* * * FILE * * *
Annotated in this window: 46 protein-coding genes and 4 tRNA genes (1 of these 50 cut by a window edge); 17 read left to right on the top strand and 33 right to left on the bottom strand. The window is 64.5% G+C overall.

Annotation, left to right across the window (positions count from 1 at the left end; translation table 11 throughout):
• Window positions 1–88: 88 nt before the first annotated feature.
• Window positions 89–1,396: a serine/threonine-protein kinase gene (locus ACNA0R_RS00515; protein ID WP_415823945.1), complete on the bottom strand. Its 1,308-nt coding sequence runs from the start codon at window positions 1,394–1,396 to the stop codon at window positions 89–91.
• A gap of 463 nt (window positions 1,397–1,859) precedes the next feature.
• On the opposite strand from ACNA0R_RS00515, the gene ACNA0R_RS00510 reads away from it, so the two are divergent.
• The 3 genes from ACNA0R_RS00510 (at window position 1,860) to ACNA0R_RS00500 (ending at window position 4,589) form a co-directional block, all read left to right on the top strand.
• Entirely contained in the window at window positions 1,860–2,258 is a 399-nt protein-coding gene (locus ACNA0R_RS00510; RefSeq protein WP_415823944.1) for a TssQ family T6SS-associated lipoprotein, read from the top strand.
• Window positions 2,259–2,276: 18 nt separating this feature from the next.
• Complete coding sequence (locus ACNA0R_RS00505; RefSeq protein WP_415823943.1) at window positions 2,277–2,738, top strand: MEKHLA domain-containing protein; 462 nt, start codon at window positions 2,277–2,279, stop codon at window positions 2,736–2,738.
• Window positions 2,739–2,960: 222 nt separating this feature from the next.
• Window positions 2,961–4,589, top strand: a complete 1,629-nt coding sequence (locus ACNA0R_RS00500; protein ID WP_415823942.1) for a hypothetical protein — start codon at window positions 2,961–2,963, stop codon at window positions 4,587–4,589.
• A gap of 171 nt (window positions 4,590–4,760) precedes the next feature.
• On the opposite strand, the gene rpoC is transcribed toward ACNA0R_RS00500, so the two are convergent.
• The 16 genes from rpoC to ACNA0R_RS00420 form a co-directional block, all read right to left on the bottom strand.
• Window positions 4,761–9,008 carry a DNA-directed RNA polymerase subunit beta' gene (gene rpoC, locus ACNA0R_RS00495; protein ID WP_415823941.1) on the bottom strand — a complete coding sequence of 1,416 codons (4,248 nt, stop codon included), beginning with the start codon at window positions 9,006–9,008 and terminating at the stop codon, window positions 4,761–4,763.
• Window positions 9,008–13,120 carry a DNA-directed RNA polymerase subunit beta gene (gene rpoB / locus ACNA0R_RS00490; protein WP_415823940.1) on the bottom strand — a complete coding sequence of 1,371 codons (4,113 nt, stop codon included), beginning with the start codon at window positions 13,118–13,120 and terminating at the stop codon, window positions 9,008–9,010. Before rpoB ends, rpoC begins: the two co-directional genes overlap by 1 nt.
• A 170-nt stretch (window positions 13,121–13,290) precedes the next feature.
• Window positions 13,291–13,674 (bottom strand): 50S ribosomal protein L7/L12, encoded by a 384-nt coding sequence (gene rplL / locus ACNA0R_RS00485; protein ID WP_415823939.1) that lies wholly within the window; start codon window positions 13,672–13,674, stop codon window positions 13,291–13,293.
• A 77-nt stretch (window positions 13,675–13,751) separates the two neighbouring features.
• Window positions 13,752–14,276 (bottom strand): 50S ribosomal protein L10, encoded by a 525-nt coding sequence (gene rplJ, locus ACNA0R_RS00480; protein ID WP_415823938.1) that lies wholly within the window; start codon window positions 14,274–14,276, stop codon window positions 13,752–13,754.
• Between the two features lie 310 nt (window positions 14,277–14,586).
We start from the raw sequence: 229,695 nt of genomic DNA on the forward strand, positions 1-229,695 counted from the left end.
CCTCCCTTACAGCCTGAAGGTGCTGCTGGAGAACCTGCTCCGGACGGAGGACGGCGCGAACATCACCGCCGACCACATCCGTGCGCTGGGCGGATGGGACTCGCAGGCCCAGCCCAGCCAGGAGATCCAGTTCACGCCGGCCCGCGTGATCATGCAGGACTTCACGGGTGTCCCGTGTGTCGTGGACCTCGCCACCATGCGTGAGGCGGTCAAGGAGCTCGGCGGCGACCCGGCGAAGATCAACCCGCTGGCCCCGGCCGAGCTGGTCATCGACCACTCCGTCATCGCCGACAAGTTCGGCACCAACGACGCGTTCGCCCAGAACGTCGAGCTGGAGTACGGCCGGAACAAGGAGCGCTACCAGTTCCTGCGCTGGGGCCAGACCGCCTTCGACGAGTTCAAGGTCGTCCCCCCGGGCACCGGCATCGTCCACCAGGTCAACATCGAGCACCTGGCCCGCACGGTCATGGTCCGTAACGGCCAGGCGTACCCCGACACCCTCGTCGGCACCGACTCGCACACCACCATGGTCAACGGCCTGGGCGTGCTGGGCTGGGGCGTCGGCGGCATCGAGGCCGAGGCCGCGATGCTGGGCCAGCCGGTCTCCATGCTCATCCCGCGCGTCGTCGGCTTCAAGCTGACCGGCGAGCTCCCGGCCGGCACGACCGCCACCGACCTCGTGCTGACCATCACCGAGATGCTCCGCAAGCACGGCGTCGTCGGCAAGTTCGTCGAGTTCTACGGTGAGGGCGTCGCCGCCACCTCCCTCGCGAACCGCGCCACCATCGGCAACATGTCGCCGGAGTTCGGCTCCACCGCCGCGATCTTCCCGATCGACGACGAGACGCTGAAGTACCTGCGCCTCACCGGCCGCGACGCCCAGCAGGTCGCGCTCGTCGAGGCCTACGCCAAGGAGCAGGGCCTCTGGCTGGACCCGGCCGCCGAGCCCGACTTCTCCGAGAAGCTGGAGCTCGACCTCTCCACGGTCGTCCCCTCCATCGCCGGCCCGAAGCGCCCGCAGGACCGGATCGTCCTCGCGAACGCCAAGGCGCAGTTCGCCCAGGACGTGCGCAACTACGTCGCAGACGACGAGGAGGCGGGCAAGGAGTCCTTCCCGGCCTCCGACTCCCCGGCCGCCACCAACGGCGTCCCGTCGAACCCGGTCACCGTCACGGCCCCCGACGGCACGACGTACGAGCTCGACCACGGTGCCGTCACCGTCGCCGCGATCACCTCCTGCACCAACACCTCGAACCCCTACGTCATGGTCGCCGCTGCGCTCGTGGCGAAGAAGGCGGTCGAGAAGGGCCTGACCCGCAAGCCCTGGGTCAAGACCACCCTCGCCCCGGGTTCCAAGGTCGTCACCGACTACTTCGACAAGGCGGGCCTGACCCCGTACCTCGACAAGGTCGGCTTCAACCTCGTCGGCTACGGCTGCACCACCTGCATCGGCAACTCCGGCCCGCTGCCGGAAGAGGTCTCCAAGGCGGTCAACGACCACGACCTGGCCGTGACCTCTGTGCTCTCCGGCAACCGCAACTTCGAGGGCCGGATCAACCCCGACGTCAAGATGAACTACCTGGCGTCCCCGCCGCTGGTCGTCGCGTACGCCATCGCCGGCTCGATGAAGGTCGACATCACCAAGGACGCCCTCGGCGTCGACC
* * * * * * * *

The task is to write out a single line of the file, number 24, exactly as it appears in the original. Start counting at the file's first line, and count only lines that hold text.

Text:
CCTCCCTTACAGCCTGAAGGTGCTGCTGGAGAACCTGCTCCGGACGGAGGACGGCGCGAACATCACCGCCGACCACATCCGTGCGCTGGGCGGATGGGACTCGCAGGCCCAGCCCAGCCAGGAGATCCAGTTCACGCCGGCCCGCGTGATCATGCAGGACTTCACGGGTGTCCCGTGTGTCGTGGACCTCGCCACCATGCGTGAGGCGGTCAAGGAGCTCGGCGGCGACCCGGCGAAGATCAACCCGCTGGCCCCGGCCGAGCTGGTCATCGACCACTCCGTCATCGCCGACAAGTTCGGCACCAACGACGCGTTCGCCCAGAACGTCGAGCTGGAGTACGGCCGGAACAAGGAGCGCTACCAGTTCCTGCGCTGGGGCCAGACCGCCTTCGACGAGTTCAAGGTCGTCCCCCCGGGCACCGGCATCGTCCACCAGGTCAACATCGAGCACCTGGCCCGCACGGTCATGGTCCGTAACGGCCAGGCGTACCCCGACACCCTCGTCGGCACCGACTCGCACACCACCATGGTCAACGGCCTGGGCGTGCTGGGCTGGGGCGTCGGCGGCATCGAGGCCGAGGCCGCGATGCTGGGCCAGCCGGTCTCCATGCTCATCCCGCGCGTCGTCGGCTTCAAGCTGACCGGCGAGCTCCCGGCCGGCACGACCGCCACCGACCTCGTGCTGACCATCACCGAGATGCTCCGCAAGCACGGCGTCGTCGGCAAGTTCGTCGAGTTCTACGGTGAGGGCGTCGCCGCCACCTCCCTCGCGAACCGCGCCACCATCGGCAACATGTCGCCGGAGTTCGGCTCCACCGCCGCGATCTTCCCGATCGACGACGAGACGCTGAAGTACCTGCGCCTCACCGGCCGCGACGCCCAGCAGGTCGCGCTCGTCGAGGCCTACGCCAAGGAGCAGGGCCTCTGGCTGGACCCGGCCGCCGAGCCCGACTTCTCCGAGAAGCTGGAGCTCGACCTCTCCACGGTCGTCCCCTCCATCGCCGGCCCGAAGCGCCCGCAGGACCGGATCGTCCTCGCGAACGCCAAGGCGCAGTTCGCCCAGGACGTGCGCAACTACGTCGCAGACGACGAGGAGGCGGGCAAGGAGTCCTTCCCGGCCTCCGACTCCCCGGCCGCCACCAACGGCGTCCCGTCGAACCCGGTCACCGTCACGGCCCCCGACGGCACGACGTACGAGCTCGACCACGGTGCCGTCACCGTCGCCGCGATCACCTCCTGCACCAACACCTCGAACCCCTACGTCATGGTCGCCGCTGCGCTCGTGGCGAAGAAGGCGGTCGAGAAGGGCCTGACCCGCAAGCCCTGGGTCAAGACCACCCTCGCCCCGGGTTCCAAGGTCGTCACCGACTACTTCGACAAGGCGGGCCTGACCCCGTACCTCGACAAGGTCGGCTTCAACCTCGTCGGCTACGGCTGCACCACCTGCATCGGCAACTCCGGCCCGCTGCCGGAAGAGGTCTCCAAGGCGGTCAACGACCACGACCTGGCCGTGACCTCTGTGCTCTCCGGCAACCGCAACTTCGAGGGCCGGATCAACCCCGACGTCAAGATGAACTACCTGGCGTCCCCGCCGCTGGTCGTCGCGTACGCCATCGCCGGCTCGATGAAGGTCGACATCACCAAGGACGCCCTCGGCGTCGACC